In Berlin at OpenStack Summit, Red Hat introduced its latest OpenStack distribution: Red Hat OpenStack Platform 14. It comes with a generous helping of Kubernetes container orchestration via Red Hat OpenShift Container Platform.
Red Hat's new OpenStack is built on top of the OpenStack "Rocky" community release. This version is noted for its significant bare-metal improvements in Ironic, its bare metal provisioning module, as well as in Nova, its compute instances provisioning program. Red Hat makes use of both improvements by automated provisioning of bare metal and virtual infrastructure resources in its OpenShift Container Platform.
To manage those containers, no matter if they're on bare metal or in a Virtual Machine (VM), the new OpenStack Platform 14 is more tightly integrated than ever with Red Hat OpenShift Container Platform, Together, OpenStack Platform 14 aims to deliver a single infrastructure offering for traditional, virtualized, and cloud-native workloads.
This combination also provides new capabilities:
- Automated deployment of production-ready, high-availability Red Hat OpenShift Container Platform clusters, helping to provide a path toward continuous operations without a single point of failure.
- Integrated networking enabling OpenShift container-based and OpenStack virtual workloads from the same tenant to be connected to the same virtual network (Kuryr) increasing network performance.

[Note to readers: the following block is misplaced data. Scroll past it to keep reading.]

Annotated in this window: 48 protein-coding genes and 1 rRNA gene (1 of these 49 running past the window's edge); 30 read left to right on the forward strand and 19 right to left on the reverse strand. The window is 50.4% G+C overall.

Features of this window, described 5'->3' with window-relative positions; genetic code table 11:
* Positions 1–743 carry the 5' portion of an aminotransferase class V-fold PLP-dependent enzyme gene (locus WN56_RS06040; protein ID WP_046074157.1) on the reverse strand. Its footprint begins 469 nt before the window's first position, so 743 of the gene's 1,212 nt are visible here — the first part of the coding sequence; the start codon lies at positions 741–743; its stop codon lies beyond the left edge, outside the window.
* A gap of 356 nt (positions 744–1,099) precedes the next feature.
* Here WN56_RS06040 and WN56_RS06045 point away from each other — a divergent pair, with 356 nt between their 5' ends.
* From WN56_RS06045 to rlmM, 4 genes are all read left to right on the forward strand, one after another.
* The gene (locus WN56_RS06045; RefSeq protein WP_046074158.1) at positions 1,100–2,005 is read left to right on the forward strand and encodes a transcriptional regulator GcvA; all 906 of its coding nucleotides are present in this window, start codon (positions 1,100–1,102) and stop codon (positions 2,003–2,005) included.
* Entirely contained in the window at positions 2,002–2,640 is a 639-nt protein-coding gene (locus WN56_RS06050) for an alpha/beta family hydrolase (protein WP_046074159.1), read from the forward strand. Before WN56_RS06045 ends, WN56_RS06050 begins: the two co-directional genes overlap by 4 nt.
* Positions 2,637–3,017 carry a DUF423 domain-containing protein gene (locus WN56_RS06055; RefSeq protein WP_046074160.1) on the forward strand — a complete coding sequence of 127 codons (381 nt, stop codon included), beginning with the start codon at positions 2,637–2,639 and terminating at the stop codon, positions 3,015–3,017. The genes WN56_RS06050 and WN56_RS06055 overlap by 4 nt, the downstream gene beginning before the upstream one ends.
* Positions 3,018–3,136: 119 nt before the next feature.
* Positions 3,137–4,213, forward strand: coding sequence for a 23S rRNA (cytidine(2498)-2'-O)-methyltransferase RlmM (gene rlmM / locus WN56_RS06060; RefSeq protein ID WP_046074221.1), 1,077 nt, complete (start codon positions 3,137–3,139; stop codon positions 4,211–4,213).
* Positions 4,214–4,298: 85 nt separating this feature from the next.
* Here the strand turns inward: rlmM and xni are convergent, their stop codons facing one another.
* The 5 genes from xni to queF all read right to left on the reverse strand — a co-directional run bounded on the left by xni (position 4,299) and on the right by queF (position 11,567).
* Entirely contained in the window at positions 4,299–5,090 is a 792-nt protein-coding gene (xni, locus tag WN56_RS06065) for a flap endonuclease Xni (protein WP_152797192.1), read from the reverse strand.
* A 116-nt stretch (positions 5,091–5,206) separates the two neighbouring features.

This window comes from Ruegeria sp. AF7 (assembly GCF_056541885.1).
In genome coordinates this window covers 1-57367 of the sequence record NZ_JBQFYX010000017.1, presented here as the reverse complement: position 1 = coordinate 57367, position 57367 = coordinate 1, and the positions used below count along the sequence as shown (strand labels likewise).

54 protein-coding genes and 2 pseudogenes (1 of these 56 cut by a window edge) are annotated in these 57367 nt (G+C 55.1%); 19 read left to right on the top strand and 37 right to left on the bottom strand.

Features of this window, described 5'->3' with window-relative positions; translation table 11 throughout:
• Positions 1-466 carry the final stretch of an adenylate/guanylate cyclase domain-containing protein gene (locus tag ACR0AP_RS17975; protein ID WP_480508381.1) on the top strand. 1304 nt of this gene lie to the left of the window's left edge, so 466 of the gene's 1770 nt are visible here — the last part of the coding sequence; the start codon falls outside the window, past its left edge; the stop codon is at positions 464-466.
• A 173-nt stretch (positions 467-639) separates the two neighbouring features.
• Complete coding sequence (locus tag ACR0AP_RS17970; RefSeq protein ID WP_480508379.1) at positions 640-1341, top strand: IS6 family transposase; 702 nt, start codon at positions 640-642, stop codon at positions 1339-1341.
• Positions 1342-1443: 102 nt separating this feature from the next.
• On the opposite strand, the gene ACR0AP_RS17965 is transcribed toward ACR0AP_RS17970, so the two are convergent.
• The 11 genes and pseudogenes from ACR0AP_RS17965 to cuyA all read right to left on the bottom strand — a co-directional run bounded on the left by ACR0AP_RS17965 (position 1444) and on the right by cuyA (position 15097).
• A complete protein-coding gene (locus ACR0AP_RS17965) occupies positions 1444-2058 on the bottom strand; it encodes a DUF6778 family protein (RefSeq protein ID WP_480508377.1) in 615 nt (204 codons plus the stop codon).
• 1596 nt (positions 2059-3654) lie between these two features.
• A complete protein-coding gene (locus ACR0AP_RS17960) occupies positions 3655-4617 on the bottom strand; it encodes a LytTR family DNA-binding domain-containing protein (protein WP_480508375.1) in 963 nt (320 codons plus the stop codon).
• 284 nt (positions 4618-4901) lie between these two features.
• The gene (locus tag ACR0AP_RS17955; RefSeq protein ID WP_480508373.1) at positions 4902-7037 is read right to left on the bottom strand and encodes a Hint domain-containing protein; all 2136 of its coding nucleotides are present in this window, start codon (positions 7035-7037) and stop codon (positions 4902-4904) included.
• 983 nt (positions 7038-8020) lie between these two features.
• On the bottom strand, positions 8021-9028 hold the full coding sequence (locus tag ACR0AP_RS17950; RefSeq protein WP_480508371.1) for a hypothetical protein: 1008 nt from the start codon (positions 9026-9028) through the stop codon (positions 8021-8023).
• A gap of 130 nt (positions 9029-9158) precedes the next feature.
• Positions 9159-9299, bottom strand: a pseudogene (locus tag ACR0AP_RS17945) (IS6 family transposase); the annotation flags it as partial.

- Automated use of built-in OpenStack load balancer services to front-end container based workloads.
- Use of built-in OpenStack object storage to more efficiently host container registries.
- Director-based scale-out and scale-in Red Hat OpenShift nodes, enabling businesses to expand or retract resources as workload requirements change.
Red Hat OpenStack Platform 14 also extends its integration with Red Hat Ansible Automation, Red Hat's DevOps tool. This makes deploying OpenStack -- always tricky -- much easier than in previous versions.
The latest version also includes:
- Processor scalability for emerging and extreme workloads like artificial intelligence (AI) and graphics rendering through a Technology Preview of NVIDIA GRID Virtual PC (vPC) capabilities. This enables the sharing of NVIDIA graphics processing units (GPUs) across virtual machines and applications, making it easier to scale resources to meet the demands of intensive applications.
- Improved storage availability, management, data migration, and security through enhanced integration with Red Hat Ceph Storage including the ability to share the same Cinder storage volume across multiple VMs.
- Inclusion of Skydive, a innovative, layer-independent network analysis tool that simplifies the validation, documentation, and troubleshooting of complex virtual network topologies as a Technology Preview.
Finally, Red Hat continues to support not only x86 processors, but IBM Power architecture as well. Yes, this means you could set up an OpenStack cloud, which could run across both Commercial off-the-shelf x86 servers and mainframes.
In a statement Joe Fernandes, Red Hat's Cloud Platforms vice president concluded:
"As the de facto standard in Linux container orchestration, Kubernetes adoption is often a key part of the technology mix for enterprise digital transformation, but this can require a scalable, flexible foundation for organizations to realize its full potential. By more tightly integrating the industry's most comprehensive enterprise Kubernetes platform in OpenShift with the latest version of Red Hat OpenStack Platform, we're providing a robust, more reliable foundation for cloud-native workloads."
Red Hat OpenStack Platform 14 will be available in the coming weeks via the Red Hat Customer Portal and as a component of both Red Hat Cloud Infrastructure and Red Hat Cloud Suite.